Post processing adds the magical dust to your images. Simple sliders, easy to use interface and great image effects make the Lightroom standout for us photographers. Of late, I have become the fan of Split Toning.
Split Toning is an amazing image effect used to re-create the mood of the photograph. While most of you might have already experienced the artistic appeal of split toning, here is a simple guide to begin with using this creative effect.
What Is Split Toning?
Toning refers to the traditional darkroom technique wherein black and white prints were dipped into chemicals to change its color. Back then, different combination of chemicals were used to give artistic effects to the prints. This specialized treatment helped in creating multi toned images which involved tinting the highlights in one color and shadows in other color. And the result was — Split Toning.
Nowadays, this effect can easily be replicated in digital darkroom, that is, various image editors. Be it GIMP, Adobe Photoshop or Lightroom; the professional image editing solutions offer the ease of split toning the images. While Photoshop’s Duotone helps in achieving the similar result, Lightroom’s dedicated Split Toning panel is the easiest way to split tone black and white as well as colored images.
Split Toning In Lightroom
Split toning with Lightroom is wink of an eye. It’s just the matter of playing around with the sliders and your creative vision for the final result.
Here’s a simple guide for adding cool, retro, lomo effect to your photographs. Fire-up Lightroom and play around with split toning settings. Check out the steps below:
Step One: Choose An Image
Traditionally, toning was applied to black and white photographs. The most popular ones being the selenium toning for red-brown or purple-brown tone and sepia toning for a brownish-grey tint. These tones were a great add-on for changing the mood of the image. Toning transforms the classic appeal black and white to add emotions and nostalgic feel to the images. But with digital photography and digital darkroom you can apply toning to color photographs as well. Toning works well for most of the subjects; be it landscapes or simple portraits it completely changes the mood and atmosphere of the photograph. Check out for yourself.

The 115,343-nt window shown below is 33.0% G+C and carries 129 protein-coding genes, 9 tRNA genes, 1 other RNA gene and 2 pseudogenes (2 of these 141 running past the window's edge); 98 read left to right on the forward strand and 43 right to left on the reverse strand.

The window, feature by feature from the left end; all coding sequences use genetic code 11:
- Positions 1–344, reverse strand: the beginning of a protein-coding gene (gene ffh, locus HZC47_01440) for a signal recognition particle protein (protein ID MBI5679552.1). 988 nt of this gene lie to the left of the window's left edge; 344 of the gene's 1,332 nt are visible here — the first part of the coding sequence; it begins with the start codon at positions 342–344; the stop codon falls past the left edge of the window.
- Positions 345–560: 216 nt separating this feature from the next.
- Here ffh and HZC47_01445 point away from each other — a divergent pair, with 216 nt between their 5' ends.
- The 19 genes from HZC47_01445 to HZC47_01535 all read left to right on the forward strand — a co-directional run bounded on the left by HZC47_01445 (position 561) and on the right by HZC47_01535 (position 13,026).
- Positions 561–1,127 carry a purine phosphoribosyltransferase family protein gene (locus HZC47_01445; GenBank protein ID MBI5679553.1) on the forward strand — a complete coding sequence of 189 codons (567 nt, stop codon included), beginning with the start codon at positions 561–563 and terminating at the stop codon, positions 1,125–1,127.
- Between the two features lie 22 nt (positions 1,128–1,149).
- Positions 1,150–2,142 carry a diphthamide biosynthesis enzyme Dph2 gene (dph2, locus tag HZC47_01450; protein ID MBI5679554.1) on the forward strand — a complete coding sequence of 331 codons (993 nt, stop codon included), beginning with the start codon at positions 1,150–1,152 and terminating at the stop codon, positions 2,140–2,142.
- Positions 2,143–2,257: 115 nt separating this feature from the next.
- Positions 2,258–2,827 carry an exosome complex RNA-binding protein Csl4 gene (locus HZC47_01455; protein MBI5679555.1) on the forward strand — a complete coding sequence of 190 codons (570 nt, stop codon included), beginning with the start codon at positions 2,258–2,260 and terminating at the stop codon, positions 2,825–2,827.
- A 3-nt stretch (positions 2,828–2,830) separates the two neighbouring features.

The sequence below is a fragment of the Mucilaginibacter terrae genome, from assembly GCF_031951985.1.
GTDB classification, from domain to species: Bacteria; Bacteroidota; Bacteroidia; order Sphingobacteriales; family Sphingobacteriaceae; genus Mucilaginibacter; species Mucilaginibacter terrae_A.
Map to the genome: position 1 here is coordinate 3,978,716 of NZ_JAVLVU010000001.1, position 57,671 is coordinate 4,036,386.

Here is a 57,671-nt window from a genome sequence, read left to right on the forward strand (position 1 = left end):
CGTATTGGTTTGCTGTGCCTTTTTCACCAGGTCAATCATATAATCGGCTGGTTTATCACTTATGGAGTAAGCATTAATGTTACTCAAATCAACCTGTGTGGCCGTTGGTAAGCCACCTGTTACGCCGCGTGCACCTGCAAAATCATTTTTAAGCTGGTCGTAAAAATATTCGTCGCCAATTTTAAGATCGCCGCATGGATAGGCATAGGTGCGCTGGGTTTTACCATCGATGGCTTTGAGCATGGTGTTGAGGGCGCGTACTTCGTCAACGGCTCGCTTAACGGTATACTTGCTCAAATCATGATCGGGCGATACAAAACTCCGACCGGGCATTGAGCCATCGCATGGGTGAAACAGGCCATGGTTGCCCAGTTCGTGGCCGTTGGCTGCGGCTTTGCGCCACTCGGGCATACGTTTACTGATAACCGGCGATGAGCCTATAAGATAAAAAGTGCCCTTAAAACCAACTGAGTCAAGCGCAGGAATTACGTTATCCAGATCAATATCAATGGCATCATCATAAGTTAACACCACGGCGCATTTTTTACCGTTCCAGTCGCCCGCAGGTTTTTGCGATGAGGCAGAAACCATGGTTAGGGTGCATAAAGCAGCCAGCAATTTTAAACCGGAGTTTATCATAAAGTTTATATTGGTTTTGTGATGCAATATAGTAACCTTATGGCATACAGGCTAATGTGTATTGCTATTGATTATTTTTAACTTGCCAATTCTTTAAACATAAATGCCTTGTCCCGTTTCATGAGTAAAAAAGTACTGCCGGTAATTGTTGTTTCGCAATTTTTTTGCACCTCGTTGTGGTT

Before Split Toning
After Split Toning
Step Two: Make Subtle Adjustments
Tweak the exposure, correct the contrast and play around with sharpening and all. Once you’re done with all the other adjustments, get on to split-toning panel to add creative colors to your images. You can however skip this step and directly jump on to trying the artistic appeal of split toning.
Step Three: Over To Split Toning Panel
In the develop module, expand the Split Toning module by clicking on the triangle to the right. It consists of three settings: Highlights (for setting the highlight tone), Shadows (for setting the tone for shadows) and Balance (to adjust the ratio of highlights to shadows).
- Pick A Highlight Tone: The highlight tone adds the selected color effect to the brighter areas of the image.
- Pick A Shadow Tone: The shadow tone washes the dark / shadow areas in the histogram with selected color.
- Balance The Highlight / Shadow Tones: The balance slider allows you to fine-tune the toning effect. By default the balance is set to zero. Moving the slider to the right, outweighs the highlight tone and sliding it to the left, overpowers the shadow tone. Play around with the slider to achieve the desired effect.
Step Four: Save The Settings
Now that you are content with the effect, you can save the settings and apply it to multiple images without actually playing around with the sliders for individual images. In the develop module go to Settings > Copy Settings or simply press Ctrl+Shift+C to open up the Copy Settingsdialog box as below. Uncheck all the settings except for Split Toning and click on Copy to copy the settings.
Now switch to Library Module, select the images to which you want to apply split toning. Go to Photo > Develop Settings > Paste Settings or press Ctrl+Shift+V to instantly apply sepia toning to multiple images. This will add beautiful vintage effect to all your images.
Or better yet, you can create your own split toning preset and apply it any image over time. In the Develop module, click on the + next to Presets to open New Develop Preset dialog. Select the settings you want to preserve, provide the name of the Preset and click Create. Here you have your own preset for applying split-toning.
How about giving it a try? Don’t forget to share your results with us.